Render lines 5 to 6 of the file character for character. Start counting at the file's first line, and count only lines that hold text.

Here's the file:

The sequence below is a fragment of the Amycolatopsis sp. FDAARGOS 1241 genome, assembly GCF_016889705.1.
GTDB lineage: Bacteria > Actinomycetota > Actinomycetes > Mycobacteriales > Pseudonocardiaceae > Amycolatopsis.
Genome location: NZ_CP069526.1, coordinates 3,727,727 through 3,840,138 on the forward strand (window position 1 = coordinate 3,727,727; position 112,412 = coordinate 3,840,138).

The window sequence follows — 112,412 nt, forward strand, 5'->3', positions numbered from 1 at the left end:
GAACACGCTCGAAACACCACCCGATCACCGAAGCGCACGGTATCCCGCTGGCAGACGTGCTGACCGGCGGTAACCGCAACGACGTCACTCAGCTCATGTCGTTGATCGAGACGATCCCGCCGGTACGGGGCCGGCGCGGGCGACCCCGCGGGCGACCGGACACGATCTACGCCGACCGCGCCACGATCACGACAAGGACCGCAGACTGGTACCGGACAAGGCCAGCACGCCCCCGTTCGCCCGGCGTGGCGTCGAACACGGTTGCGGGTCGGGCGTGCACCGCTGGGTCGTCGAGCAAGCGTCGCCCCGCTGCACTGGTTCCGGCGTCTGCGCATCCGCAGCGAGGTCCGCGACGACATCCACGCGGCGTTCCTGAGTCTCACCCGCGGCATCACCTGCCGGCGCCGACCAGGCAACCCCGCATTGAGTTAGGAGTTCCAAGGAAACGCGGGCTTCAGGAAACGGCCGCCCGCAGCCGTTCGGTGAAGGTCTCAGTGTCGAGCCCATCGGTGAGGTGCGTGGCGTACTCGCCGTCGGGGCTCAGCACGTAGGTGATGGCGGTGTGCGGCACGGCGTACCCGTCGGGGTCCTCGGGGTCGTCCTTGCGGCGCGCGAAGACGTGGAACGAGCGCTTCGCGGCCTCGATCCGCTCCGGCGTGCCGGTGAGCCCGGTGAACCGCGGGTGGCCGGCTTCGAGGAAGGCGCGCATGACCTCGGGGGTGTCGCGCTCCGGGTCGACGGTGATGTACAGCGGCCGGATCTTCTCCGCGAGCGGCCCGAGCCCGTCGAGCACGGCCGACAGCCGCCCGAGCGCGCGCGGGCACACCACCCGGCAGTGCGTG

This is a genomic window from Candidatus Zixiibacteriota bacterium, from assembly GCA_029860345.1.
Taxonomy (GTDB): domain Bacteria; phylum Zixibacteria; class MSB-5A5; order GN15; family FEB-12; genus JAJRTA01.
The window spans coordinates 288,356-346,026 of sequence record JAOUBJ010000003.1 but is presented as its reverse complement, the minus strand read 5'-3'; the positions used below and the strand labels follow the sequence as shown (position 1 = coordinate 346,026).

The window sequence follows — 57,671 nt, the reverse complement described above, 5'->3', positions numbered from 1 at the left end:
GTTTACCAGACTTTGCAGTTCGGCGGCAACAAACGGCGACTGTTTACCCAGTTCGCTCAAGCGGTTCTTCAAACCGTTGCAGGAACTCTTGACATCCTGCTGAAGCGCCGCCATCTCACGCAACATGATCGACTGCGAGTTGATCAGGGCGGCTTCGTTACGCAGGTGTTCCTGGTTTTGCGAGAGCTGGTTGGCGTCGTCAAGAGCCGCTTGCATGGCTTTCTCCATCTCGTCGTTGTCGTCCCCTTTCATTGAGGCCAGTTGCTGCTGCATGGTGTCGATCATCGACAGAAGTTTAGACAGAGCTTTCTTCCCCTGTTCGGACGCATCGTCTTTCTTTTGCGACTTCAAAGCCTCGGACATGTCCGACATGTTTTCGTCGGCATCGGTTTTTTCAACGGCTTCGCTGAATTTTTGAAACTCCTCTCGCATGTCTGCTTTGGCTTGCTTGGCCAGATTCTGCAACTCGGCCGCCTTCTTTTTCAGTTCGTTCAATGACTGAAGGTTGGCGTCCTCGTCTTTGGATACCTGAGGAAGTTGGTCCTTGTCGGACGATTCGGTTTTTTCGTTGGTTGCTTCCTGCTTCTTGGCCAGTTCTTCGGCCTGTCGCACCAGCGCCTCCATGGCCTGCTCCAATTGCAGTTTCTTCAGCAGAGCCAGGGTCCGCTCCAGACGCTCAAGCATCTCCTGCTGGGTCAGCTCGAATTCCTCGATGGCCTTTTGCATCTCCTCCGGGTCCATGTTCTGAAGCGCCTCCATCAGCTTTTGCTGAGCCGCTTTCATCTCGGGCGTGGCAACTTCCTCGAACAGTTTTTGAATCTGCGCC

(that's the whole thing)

GAACACGCTCGAAACACCACCCGATCACCGAAGCGCACGGTATCCCGCTGGCAGACGTGCTGACCGGCGGTAACCGCAACGACGTCACTCAGCTCATGTCGTTGATCGAGACGATCCCGCCGGTACGGGGCCGGCGCGGGCGACCCCGCGGGCGACCGGACACGATCTACGCCGACCGCGCCACGATCACGACAAGGACCGCAGACTGGTACCGGACAAGGCCAGCACGCCCCCGTTCGCCCGGCGTGGCGTCGAACACGGTTGCGGGTCGGGCGTGCACCGCTGGGTCGTCGAGCAAGCGTCGCCCCGCTGCACTGGTTCCGGCGTCTGCGCATCCGCAGCGAGGTCCGCGACGACATCCACGCGGCGTTCCTGAGTCTCACCCGCGGCATCACCTGCCGGCGCCGACCAGGCAACCCCGCATTGAGTTAGGAGTTCCAAGGAAACGCGGGCTTCAGGAAACGGCCGCCCGCAGCCGTTCGGTGAAGGTCTCAGTGTCGAGCCCATCGGTGAGGTGCGTGGCGTACTCGCCGTCGGGGCTCAGCACGTAGGTGATGGCGGTGTGCGGCACGGCGTACCCGTCGGGGTCCTCGGGGTCGTCCTTGCGGCGCGCGAAGACGTGGAACGAGCGCTTCGCGGCCTCGATCCGCTCCGGCGTGCCGGTGAGCCCGGTGAACCGCGGGTGGCCGGCTTCGAGGAAGGCGCGCATGACCTCGGGGGTGTCGCGCTCCGGGTCGACGGTGATGTACAGCGGCCGGATCTTCTCCGCGAGCGGCCCGAGCCCGTCGAGCACGGCCGACAGCCGCCCGAGCGCGCGCGGGCACACCACCCGGCAGTGCGTG

This is a genomic window from Candidatus Zixiibacteriota bacterium, from assembly GCA_029860345.1.